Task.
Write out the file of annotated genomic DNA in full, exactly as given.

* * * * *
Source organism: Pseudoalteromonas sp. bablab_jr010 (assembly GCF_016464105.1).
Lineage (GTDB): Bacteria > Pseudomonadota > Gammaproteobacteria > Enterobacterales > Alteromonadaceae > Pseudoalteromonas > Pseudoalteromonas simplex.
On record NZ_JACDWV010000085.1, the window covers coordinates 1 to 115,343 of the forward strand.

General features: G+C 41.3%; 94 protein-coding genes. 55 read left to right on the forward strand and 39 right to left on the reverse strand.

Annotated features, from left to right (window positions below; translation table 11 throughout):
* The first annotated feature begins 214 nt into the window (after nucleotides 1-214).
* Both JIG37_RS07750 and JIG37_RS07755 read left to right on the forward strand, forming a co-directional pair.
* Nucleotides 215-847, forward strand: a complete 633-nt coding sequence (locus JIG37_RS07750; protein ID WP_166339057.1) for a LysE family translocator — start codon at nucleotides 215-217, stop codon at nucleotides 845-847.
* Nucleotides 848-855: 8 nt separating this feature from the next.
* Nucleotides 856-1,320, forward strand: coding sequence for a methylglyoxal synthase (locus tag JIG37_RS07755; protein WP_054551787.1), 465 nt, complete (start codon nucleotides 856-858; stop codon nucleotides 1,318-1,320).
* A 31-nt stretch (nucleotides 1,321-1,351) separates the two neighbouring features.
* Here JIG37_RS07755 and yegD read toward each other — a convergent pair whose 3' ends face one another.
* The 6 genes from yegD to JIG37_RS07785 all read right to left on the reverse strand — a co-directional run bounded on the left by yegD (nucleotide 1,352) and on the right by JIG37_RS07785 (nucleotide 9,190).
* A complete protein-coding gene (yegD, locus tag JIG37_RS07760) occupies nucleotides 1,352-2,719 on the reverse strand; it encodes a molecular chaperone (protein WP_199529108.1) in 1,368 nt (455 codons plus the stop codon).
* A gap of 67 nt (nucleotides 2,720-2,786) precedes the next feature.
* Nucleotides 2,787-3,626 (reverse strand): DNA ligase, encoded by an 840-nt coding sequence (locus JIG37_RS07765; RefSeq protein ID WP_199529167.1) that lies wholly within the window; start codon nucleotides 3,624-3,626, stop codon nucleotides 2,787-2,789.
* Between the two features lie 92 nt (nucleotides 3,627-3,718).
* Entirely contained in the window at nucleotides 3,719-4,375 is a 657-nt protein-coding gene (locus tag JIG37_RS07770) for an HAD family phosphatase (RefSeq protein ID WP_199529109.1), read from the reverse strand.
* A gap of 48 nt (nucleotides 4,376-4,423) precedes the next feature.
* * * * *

Source organism: Pseudoalteromonas sp. bablab_jr010 (assembly GCF_016464105.1).
Lineage (GTDB): Bacteria > Pseudomonadota > Gammaproteobacteria > Enterobacterales > Alteromonadaceae > Pseudoalteromonas > Pseudoalteromonas simplex.
On record NZ_JACDWV010000085.1, the window covers coordinates 1 to 115,343 of the forward strand.

General features: G+C 41.3%; 94 protein-coding genes. 55 read left to right on the forward strand and 39 right to left on the reverse strand.

Annotated features, from left to right (window positions below; translation table 11 throughout):
* The first annotated feature begins 214 nt into the window (after nucleotides 1-214).
* Both JIG37_RS07750 and JIG37_RS07755 read left to right on the forward strand, forming a co-directional pair.
* Nucleotides 215-847, forward strand: a complete 633-nt coding sequence (locus JIG37_RS07750; protein ID WP_166339057.1) for a LysE family translocator — start codon at nucleotides 215-217, stop codon at nucleotides 845-847.
* Nucleotides 848-855: 8 nt separating this feature from the next.
* Nucleotides 856-1,320, forward strand: coding sequence for a methylglyoxal synthase (locus tag JIG37_RS07755; protein WP_054551787.1), 465 nt, complete (start codon nucleotides 856-858; stop codon nucleotides 1,318-1,320).
* A 31-nt stretch (nucleotides 1,321-1,351) separates the two neighbouring features.
* Here JIG37_RS07755 and yegD read toward each other — a convergent pair whose 3' ends face one another.
* The 6 genes from yegD to JIG37_RS07785 all read right to left on the reverse strand — a co-directional run bounded on the left by yegD (nucleotide 1,352) and on the right by JIG37_RS07785 (nucleotide 9,190).
* A complete protein-coding gene (yegD, locus tag JIG37_RS07760) occupies nucleotides 1,352-2,719 on the reverse strand; it encodes a molecular chaperone (protein WP_199529108.1) in 1,368 nt (455 codons plus the stop codon).
* A gap of 67 nt (nucleotides 2,720-2,786) precedes the next feature.
* Nucleotides 2,787-3,626 (reverse strand): DNA ligase, encoded by an 840-nt coding sequence (locus JIG37_RS07765; RefSeq protein ID WP_199529167.1) that lies wholly within the window; start codon nucleotides 3,624-3,626, stop codon nucleotides 2,787-2,789.
* Between the two features lie 92 nt (nucleotides 3,627-3,718).
* Entirely contained in the window at nucleotides 3,719-4,375 is a 657-nt protein-coding gene (locus tag JIG37_RS07770) for an HAD family phosphatase (RefSeq protein ID WP_199529109.1), read from the reverse strand.
* A gap of 48 nt (nucleotides 4,376-4,423) precedes the next feature.